Back to Nick Viall: I find him generally infuriating, his attitude pompous, his “advice” useless, and his podcast unlistenable. This TikTok from a few months back, however, sent me over the edge.
He’s essentially insinuating that every woman is a dumb, helpless idiot for thinking a man’s manipulative or love-bomby behavior would be indicative of genuine feelings. He’s not denouncing the men, of course—in this case, ones that may take you on a whole ass vacation or share their toothbrush with you. (Ew.) It’s just: “Women are f*cking dumbasses, let’s point and laugh at them!”
Now, he’s writing a book of dating advice titled, “Don’t Text Your Ex Happy Birthday.” In a recent New York Times interview—essentially a paid-for, PR puff piece written by someone that may or may not also despise him—it’s referred to as a modern-day version of the famously misogynistic “He’s Just Not That Into You.” I would’ve been perfectly fine leaving that book (and the 41%-on-Rotten-Tomatoes movie it spawned) in the early-aughts. What did we do to deserve this? (In the same interview, Nick says he’s been compared to Ryan Reynolds many, many times—SURE, JAN!!!—and even sh*t talks Kelly Ripa by saying, “Last time I was on [Live With Ryan & Kelly], she just was pretty harsh. She wasn’t, like, terrible. She just wasn’t as warm as she would be, say, with Ryan Reynolds.”)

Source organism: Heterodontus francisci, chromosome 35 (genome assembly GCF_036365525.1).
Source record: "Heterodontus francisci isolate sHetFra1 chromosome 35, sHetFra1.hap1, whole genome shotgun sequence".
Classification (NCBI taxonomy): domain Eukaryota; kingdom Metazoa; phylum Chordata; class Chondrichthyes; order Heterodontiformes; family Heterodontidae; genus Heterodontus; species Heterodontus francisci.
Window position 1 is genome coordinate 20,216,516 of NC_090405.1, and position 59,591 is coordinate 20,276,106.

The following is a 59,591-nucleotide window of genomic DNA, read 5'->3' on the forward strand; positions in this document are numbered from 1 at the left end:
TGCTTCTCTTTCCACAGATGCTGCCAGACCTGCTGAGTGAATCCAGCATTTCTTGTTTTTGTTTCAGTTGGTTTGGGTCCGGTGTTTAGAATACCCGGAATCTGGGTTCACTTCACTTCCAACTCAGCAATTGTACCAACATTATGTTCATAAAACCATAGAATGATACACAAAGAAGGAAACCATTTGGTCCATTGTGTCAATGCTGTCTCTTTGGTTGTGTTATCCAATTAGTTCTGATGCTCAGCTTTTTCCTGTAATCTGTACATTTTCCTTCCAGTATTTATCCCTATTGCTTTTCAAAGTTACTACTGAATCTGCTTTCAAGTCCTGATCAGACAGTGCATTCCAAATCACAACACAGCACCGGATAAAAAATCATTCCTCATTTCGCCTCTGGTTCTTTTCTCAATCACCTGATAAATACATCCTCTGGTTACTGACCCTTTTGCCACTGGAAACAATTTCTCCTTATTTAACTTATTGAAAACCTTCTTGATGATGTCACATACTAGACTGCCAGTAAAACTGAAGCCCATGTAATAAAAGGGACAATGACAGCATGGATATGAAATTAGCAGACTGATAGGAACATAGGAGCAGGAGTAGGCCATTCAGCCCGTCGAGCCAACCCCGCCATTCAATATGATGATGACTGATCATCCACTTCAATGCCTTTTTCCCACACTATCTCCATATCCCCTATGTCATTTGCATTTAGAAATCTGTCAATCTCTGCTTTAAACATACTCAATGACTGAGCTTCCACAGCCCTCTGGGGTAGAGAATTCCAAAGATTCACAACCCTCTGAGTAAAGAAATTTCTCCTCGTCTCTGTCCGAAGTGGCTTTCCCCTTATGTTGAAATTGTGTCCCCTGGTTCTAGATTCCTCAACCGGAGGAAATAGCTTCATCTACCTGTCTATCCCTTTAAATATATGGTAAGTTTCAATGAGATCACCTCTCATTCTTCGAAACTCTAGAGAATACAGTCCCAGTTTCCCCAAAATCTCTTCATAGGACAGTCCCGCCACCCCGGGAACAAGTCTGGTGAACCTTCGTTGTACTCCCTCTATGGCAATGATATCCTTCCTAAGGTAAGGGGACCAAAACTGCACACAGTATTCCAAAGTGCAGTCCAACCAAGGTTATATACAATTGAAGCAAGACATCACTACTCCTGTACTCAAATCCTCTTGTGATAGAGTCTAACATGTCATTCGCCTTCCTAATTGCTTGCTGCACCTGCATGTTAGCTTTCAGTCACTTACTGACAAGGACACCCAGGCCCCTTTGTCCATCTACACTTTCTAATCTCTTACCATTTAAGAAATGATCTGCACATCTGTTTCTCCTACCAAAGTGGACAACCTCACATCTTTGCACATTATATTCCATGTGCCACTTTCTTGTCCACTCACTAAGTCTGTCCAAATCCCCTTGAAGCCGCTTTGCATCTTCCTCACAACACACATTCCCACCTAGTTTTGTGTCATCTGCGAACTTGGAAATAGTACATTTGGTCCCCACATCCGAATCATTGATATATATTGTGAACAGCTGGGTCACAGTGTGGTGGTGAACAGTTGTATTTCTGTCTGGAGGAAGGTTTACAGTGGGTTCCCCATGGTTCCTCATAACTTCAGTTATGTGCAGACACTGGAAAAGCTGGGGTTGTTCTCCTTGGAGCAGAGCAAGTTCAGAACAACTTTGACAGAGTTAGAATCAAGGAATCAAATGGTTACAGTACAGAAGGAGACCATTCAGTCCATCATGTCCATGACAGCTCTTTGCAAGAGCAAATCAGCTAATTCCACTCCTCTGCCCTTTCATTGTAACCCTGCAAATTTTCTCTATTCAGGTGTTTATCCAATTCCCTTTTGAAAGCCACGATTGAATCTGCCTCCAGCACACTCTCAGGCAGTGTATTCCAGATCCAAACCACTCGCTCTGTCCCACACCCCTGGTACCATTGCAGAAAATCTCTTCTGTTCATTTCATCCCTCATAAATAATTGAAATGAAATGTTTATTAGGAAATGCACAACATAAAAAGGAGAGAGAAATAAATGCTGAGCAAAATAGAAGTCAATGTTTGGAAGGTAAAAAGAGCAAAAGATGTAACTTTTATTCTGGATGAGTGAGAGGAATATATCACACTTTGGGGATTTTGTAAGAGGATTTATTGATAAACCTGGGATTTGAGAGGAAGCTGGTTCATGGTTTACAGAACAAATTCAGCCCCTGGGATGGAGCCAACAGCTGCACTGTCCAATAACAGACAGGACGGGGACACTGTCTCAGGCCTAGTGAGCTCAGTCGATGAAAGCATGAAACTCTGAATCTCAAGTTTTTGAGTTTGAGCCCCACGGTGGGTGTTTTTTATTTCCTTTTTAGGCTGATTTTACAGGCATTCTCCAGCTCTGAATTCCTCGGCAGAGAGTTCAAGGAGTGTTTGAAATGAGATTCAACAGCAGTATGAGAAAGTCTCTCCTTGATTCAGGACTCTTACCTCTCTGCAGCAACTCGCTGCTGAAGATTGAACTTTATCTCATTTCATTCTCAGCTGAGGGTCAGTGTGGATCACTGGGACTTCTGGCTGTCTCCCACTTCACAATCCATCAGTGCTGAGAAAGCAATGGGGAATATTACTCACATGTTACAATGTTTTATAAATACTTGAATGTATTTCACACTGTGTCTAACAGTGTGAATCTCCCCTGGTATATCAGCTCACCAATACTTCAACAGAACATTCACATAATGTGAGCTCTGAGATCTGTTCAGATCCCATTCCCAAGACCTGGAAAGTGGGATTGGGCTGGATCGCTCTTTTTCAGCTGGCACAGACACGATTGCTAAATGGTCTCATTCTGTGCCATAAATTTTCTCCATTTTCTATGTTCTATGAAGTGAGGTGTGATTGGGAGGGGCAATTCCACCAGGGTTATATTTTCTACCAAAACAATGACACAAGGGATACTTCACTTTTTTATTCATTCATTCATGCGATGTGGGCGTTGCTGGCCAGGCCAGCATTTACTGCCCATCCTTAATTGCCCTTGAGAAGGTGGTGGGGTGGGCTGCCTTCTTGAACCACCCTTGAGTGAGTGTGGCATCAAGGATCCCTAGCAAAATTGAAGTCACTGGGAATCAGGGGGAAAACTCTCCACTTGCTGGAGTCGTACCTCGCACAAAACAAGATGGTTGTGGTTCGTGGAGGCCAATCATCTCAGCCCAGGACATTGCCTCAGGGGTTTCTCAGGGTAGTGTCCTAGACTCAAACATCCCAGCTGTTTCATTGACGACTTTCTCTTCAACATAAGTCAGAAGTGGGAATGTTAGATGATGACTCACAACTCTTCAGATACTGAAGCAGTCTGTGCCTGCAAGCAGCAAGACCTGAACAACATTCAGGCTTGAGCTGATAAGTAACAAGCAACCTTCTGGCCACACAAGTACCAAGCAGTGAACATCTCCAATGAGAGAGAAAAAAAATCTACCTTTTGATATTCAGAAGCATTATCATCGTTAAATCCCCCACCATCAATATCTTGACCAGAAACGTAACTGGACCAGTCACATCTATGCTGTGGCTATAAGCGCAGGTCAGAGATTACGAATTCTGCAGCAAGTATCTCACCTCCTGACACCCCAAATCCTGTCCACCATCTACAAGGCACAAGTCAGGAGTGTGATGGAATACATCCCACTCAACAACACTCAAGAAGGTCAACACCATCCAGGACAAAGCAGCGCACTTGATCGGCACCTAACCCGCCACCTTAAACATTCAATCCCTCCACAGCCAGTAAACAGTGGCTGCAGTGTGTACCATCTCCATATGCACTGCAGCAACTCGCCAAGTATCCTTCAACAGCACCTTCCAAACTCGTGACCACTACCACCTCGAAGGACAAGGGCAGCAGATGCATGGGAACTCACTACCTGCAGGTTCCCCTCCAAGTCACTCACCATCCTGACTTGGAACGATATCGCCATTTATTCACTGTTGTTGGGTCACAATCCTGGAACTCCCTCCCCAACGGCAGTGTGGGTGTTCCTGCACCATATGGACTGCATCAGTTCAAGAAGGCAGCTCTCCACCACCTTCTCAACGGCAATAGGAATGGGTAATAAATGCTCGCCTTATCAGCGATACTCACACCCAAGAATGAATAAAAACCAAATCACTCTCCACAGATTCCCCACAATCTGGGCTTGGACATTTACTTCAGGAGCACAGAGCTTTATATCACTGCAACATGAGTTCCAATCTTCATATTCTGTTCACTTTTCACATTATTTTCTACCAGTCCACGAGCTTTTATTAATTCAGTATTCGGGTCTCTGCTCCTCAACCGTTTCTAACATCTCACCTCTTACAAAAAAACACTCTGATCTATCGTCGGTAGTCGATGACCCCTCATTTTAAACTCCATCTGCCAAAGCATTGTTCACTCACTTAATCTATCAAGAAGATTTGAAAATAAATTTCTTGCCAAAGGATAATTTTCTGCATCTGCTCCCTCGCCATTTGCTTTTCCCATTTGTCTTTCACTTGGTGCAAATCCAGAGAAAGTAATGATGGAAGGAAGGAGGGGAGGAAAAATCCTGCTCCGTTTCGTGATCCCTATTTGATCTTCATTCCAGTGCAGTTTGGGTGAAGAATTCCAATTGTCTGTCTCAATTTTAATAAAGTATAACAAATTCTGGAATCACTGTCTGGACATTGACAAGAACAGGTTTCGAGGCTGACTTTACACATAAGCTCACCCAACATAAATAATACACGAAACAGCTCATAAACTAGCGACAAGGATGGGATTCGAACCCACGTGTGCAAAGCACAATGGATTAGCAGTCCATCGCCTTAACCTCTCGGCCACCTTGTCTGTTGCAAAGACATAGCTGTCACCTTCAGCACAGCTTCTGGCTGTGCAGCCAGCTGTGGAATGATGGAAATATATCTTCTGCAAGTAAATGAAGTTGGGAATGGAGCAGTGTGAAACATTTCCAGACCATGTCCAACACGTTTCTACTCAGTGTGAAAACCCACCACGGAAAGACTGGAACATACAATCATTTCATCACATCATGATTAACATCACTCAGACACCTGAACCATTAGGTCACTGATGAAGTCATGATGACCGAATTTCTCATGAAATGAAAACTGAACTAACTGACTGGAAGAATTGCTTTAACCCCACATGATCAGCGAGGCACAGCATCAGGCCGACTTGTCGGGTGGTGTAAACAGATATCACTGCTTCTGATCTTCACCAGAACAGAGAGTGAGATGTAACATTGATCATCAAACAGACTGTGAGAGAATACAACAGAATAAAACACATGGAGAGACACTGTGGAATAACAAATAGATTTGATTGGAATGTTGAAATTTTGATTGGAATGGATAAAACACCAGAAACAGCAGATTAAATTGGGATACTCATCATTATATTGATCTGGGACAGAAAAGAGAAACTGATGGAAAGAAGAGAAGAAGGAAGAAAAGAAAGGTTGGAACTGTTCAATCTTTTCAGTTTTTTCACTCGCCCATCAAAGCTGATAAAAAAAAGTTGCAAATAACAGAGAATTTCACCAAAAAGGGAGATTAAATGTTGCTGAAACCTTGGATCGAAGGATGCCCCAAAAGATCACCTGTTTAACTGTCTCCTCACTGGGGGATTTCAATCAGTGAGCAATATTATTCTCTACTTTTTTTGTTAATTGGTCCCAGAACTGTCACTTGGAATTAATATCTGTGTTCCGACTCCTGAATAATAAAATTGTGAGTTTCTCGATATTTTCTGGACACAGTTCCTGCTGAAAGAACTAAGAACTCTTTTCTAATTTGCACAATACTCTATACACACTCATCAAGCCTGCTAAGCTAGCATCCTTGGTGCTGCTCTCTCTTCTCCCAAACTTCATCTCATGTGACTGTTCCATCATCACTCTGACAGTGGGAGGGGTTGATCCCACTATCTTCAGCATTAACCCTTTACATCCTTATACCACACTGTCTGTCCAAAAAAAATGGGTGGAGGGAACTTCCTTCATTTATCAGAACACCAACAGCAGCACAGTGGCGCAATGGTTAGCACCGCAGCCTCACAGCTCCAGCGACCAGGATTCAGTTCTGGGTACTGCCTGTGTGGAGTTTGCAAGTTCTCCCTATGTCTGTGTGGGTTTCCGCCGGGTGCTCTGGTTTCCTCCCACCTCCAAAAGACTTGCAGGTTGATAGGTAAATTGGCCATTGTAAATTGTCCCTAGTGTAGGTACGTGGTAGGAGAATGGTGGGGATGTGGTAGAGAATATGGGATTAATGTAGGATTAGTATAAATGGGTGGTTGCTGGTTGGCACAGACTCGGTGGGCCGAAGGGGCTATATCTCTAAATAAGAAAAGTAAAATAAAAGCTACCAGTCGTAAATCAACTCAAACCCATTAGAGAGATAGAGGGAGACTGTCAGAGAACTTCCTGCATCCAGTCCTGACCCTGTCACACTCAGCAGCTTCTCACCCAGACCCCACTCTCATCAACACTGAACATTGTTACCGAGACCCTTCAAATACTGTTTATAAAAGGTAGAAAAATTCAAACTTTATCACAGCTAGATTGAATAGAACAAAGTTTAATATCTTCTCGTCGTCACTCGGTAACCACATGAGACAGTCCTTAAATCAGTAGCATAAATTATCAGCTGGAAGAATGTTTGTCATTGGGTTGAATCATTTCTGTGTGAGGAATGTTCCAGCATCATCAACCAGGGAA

Well, of course, you’re not getting the Ryan Reynolds treatment, Nick.
And what’s also funny is that… Nick isn’t one to talk. At all. Why is he writing a dating-advice book? Why does he make dating-advice TikToks? Why does he host a dating-advice podcast?
The point is: There’s not a single person on earth less qualified than him to give dating advice.
And although he may have a “serious, successful” relationship now, it’s with someone 18 years his junior: a 23-year-old Insta model named Natalie Joy. (As a reminder: Nick is 41.)
Here’s a brief breakdown of his stints on The Bachelor franchise if you’re not familiar with him. (And if that’s the case, I’m envious of you.)
Nick made his debut on Andi Dorfman’s season of The Bachelorette, where he ultimately placed runner-up after making it to the final two. On that season’s “After the Final Rose,” he asked Andi why she would “make love to him” if she didn’t want to marry him in the end. The backlash was swift, and deserved.